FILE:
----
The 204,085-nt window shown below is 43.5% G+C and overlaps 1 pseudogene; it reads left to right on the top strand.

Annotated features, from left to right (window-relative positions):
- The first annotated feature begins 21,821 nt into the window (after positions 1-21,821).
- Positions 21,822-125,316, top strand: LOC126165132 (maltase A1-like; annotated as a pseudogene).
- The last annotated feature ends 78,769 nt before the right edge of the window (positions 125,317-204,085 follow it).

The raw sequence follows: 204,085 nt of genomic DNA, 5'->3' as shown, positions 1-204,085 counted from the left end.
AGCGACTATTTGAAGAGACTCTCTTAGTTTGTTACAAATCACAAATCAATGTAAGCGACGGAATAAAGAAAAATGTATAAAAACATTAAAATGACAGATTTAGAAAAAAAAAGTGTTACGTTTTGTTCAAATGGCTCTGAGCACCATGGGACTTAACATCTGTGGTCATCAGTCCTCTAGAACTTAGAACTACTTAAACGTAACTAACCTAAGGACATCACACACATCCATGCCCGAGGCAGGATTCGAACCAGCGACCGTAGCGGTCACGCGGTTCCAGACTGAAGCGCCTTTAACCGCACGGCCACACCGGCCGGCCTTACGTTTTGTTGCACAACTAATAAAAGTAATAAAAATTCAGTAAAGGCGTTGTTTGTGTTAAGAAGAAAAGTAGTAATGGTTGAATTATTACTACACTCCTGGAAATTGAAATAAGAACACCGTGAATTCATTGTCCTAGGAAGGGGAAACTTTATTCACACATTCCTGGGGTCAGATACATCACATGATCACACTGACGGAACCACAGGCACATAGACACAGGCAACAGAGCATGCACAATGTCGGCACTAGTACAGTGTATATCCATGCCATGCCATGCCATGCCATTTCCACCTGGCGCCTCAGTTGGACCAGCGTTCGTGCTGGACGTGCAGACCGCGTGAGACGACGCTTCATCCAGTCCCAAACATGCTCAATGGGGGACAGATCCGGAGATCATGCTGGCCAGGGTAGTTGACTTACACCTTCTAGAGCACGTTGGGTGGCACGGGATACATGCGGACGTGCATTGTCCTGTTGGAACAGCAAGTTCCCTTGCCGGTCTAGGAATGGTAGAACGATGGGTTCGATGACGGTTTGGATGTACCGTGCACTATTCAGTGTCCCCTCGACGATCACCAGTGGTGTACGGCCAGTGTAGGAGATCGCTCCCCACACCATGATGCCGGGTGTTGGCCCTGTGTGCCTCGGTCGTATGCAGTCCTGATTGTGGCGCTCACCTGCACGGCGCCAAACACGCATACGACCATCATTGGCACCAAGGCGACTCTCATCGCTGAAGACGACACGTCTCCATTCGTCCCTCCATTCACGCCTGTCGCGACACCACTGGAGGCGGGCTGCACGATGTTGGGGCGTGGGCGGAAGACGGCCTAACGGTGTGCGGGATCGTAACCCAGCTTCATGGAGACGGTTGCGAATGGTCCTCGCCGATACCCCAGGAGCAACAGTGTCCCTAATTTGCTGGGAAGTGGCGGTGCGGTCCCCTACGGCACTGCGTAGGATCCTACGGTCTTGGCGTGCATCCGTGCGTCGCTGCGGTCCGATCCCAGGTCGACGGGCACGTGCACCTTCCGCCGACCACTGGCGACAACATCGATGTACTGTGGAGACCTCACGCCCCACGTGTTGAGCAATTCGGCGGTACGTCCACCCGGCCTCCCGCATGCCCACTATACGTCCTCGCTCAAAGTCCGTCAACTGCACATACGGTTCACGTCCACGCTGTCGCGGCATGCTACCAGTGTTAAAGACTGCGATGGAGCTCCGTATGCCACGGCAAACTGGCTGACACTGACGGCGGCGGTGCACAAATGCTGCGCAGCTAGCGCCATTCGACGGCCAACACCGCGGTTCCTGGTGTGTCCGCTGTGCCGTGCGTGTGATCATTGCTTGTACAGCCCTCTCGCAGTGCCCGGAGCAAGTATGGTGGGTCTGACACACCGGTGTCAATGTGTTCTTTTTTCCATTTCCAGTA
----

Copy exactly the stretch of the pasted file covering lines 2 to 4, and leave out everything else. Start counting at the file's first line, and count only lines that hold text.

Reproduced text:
Annotated features, from left to right (window-relative positions):
- The first annotated feature begins 21,821 nt into the window (after positions 1-21,821).
- Positions 21,822-125,316, top strand: LOC126165132 (maltase A1-like; annotated as a pseudogene).